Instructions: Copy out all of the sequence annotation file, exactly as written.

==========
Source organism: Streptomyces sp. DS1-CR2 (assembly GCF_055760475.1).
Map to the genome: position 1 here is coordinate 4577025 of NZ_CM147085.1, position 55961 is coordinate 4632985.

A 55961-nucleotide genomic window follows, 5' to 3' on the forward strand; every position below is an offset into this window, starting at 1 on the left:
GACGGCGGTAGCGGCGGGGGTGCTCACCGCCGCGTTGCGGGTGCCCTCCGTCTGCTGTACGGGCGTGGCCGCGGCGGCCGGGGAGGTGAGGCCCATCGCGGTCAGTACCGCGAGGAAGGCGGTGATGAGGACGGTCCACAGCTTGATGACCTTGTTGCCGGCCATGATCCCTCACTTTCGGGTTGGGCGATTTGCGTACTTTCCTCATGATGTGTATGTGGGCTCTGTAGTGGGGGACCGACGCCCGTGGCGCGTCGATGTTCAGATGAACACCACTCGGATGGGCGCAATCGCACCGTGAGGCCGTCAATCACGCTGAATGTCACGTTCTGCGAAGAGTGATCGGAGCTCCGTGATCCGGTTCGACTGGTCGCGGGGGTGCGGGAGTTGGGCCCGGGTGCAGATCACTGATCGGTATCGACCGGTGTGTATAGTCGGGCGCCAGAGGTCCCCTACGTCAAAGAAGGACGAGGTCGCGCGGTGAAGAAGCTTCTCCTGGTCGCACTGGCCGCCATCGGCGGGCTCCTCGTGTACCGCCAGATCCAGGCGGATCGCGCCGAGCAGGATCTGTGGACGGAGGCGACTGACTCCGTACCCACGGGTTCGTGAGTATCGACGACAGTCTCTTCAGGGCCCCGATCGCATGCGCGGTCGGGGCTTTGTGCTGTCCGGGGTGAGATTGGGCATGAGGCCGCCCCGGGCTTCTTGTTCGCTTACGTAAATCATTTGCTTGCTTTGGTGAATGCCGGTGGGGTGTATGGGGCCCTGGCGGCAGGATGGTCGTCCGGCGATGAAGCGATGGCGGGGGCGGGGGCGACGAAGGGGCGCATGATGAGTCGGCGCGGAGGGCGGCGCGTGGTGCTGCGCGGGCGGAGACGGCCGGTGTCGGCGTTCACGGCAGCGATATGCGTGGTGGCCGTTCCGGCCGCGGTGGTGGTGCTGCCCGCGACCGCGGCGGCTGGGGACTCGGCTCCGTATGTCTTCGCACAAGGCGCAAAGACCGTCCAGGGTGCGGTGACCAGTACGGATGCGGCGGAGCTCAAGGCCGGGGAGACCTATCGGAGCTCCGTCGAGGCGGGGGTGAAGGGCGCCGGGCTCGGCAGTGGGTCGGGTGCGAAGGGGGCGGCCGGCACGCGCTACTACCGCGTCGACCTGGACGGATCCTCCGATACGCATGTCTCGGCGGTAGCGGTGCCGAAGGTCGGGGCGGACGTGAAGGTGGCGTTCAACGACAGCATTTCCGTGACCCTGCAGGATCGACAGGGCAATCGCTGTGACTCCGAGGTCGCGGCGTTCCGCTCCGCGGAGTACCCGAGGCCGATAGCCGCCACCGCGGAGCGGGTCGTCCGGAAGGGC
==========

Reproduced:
Source organism: Streptomyces sp. DS1-CR2 (assembly GCF_055760475.1).
Map to the genome: position 1 here is coordinate 4577025 of NZ_CM147085.1, position 55961 is coordinate 4632985.

A 55961-nucleotide genomic window follows, 5' to 3' on the forward strand; every position below is an offset into this window, starting at 1 on the left:
GACGGCGGTAGCGGCGGGGGTGCTCACCGCCGCGTTGCGGGTGCCCTCCGTCTGCTGTACGGGCGTGGCCGCGGCGGCCGGGGAGGTGAGGCCCATCGCGGTCAGTACCGCGAGGAAGGCGGTGATGAGGACGGTCCACAGCTTGATGACCTTGTTGCCGGCCATGATCCCTCACTTTCGGGTTGGGCGATTTGCGTACTTTCCTCATGATGTGTATGTGGGCTCTGTAGTGGGGGACCGACGCCCGTGGCGCGTCGATGTTCAGATGAACACCACTCGGATGGGCGCAATCGCACCGTGAGGCCGTCAATCACGCTGAATGTCACGTTCTGCGAAGAGTGATCGGAGCTCCGTGATCCGGTTCGACTGGTCGCGGGGGTGCGGGAGTTGGGCCCGGGTGCAGATCACTGATCGGTATCGACCGGTGTGTATAGTCGGGCGCCAGAGGTCCCCTACGTCAAAGAAGGACGAGGTCGCGCGGTGAAGAAGCTTCTCCTGGTCGCACTGGCCGCCATCGGCGGGCTCCTCGTGTACCGCCAGATCCAGGCGGATCGCGCCGAGCAGGATCTGTGGACGGAGGCGACTGACTCCGTACCCACGGGTTCGTGAGTATCGACGACAGTCTCTTCAGGGCCCCGATCGCATGCGCGGTCGGGGCTTTGTGCTGTCCGGGGTGAGATTGGGCATGAGGCCGCCCCGGGCTTCTTGTTCGCTTACGTAAATCATTTGCTTGCTTTGGTGAATGCCGGTGGGGTGTATGGGGCCCTGGCGGCAGGATGGTCGTCCGGCGATGAAGCGATGGCGGGGGCGGGGGCGACGAAGGGGCGCATGATGAGTCGGCGCGGAGGGCGGCGCGTGGTGCTGCGCGGGCGGAGACGGCCGGTGTCGGCGTTCACGGCAGCGATATGCGTGGTGGCCGTTCCGGCCGCGGTGGTGGTGCTGCCCGCGACCGCGGCGGCTGGGGACTCGGCTCCGTATGTCTTCGCACAAGGCGCAAAGACCGTCCAGGGTGCGGTGACCAGTACGGATGCGGCGGAGCTCAAGGCCGGGGAGACCTATCGGAGCTCCGTCGAGGCGGGGGTGAAGGGCGCCGGGCTCGGCAGTGGGTCGGGTGCGAAGGGGGCGGCCGGCACGCGCTACTACCGCGTCGACCTGGACGGATCCTCCGATACGCATGTCTCGGCGGTAGCGGTGCCGAAGGTCGGGGCGGACGTGAAGGTGGCGTTCAACGACAGCATTTCCGTGACCCTGCAGGATCGACAGGGCAATCGCTGTGACTCCGAGGTCGCGGCGTTCCGCTCCGCGGAGTACCCGAGGCCGATAGCCGCCACCGCGGAGCGGGTCGTCCGGAAGGGC